http://www.bibleorig...enMapFaqus.html

LG's link suggested that the sojourn in the desert should have showm some archaeological remains. That would be a lttle odd since they built no cities, were only there 40 years, and little else might have survived the 3300 years since Moses. Substantial cities from that period have not been found after intense search. What would archaeologists look for in the desert?

I do think the internal Biblical record is strange (Why could these folks not find Caanan in 40 years? Why did they hang out in the desert?) and is more intriguing than the paucity of external corroboration. There are explanations for these anomalies, but it is an odd story in any context.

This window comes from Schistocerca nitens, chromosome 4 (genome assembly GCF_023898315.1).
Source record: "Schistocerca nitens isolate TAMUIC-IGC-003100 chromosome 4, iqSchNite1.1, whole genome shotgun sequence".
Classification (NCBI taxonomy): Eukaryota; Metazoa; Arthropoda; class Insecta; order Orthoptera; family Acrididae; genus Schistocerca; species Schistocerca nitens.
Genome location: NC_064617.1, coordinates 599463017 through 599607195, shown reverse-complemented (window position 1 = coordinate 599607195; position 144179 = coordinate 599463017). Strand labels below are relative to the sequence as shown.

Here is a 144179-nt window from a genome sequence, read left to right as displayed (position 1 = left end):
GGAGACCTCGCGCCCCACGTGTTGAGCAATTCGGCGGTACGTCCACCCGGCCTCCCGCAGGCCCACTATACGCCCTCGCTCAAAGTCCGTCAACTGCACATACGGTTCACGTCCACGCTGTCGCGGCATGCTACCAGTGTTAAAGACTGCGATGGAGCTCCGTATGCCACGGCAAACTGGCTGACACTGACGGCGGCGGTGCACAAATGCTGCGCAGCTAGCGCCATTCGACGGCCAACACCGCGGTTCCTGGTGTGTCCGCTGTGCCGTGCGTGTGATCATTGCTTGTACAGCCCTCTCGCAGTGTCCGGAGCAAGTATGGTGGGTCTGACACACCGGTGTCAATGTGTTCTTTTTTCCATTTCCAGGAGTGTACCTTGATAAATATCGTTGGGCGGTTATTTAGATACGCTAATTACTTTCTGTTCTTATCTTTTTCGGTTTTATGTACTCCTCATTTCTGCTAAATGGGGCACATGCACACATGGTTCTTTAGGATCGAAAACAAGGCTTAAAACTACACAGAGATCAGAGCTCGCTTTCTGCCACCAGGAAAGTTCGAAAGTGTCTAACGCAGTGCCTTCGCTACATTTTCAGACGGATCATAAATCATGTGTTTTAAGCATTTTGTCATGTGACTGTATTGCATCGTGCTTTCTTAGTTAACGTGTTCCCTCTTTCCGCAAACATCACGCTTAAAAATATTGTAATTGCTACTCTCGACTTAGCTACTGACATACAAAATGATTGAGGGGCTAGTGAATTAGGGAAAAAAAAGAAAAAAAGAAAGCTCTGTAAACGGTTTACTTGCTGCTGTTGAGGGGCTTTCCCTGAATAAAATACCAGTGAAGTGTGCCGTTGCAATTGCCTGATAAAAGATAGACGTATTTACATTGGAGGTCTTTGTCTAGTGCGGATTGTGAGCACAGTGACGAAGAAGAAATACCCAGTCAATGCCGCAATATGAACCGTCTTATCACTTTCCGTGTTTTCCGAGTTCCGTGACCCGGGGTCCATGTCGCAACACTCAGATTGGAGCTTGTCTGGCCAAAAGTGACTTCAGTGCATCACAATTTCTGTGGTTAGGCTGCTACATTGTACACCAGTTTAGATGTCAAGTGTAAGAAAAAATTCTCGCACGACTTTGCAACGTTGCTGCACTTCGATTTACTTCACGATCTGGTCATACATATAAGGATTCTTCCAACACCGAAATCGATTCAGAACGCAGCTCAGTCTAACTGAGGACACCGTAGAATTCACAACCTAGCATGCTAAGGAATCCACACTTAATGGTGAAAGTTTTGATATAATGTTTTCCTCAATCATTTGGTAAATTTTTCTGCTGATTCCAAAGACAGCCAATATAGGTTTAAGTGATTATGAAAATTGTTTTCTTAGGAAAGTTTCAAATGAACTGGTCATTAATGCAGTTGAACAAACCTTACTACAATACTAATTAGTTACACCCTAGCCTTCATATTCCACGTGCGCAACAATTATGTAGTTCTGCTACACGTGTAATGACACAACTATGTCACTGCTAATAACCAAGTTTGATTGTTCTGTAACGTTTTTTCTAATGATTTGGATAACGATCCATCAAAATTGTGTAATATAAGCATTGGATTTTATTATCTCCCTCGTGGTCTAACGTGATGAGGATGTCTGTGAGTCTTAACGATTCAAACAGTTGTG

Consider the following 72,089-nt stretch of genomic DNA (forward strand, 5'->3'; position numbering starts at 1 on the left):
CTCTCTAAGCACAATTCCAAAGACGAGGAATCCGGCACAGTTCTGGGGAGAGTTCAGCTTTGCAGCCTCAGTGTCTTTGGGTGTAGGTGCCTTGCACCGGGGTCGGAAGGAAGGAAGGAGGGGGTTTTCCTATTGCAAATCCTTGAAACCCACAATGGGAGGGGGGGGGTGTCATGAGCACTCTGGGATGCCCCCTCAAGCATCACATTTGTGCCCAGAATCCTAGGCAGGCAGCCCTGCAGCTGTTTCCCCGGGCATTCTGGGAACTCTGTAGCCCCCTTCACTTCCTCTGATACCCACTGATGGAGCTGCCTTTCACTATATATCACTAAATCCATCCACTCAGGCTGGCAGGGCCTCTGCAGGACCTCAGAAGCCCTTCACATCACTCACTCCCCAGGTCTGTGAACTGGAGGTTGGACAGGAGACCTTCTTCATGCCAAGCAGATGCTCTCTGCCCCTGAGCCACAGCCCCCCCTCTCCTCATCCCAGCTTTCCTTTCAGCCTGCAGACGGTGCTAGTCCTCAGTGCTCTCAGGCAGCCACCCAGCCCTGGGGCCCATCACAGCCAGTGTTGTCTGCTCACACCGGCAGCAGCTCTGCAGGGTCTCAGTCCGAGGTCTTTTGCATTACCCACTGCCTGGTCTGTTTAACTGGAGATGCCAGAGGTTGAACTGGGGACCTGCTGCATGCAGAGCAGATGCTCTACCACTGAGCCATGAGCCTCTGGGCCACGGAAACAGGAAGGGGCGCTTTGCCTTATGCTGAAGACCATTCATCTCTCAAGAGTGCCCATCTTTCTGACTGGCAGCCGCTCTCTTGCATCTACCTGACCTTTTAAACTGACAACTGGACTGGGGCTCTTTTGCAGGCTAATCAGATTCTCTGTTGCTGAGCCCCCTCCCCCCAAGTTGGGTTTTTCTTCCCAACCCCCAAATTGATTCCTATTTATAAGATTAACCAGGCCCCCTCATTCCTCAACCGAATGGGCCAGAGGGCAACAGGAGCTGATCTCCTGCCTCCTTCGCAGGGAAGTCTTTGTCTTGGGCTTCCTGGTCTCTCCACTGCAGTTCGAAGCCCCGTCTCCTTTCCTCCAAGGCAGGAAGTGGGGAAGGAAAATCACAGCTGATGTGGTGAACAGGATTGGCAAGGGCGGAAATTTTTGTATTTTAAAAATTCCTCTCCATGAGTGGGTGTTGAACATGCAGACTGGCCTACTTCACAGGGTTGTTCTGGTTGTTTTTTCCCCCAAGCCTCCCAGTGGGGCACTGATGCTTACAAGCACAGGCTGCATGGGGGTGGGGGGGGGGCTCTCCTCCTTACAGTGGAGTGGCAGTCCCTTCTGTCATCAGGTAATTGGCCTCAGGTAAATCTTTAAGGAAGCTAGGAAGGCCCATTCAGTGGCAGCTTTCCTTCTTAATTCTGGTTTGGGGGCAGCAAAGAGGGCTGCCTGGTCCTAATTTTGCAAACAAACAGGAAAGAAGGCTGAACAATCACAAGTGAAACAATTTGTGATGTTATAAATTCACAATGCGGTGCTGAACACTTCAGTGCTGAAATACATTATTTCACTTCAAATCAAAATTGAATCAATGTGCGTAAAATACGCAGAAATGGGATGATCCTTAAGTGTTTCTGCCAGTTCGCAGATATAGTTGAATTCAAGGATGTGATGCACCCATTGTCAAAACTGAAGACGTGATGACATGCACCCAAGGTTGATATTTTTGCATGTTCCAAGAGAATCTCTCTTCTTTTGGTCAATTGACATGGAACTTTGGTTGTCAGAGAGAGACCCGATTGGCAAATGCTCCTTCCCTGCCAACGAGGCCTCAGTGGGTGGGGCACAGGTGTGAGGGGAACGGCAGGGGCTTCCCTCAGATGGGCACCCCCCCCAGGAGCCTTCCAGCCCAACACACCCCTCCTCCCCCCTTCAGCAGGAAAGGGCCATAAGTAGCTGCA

#14 Buffy

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Posted 29 April 2005 - 04:38 PM

Its pretty well accepted that this particular period of biblical history was written down much later (Bob is more likely the author than Moses himself). As such there are bits of evidence showing up that yes, the Israelites were conquered/enslaved by the Egyptians and then freed when they became politically troublesome (thus becoming subject to historical purging by the Egyptians as Bio references, a practice that was VERY common in Egyptian history even between successive Pharoahs e.g. Akenaten). The "40 years" is likely allegorical, to heighten the persecution of the Israelites, and it is clear that they simply were nomadic, not being necessarily welcomed in Canaan when they got there.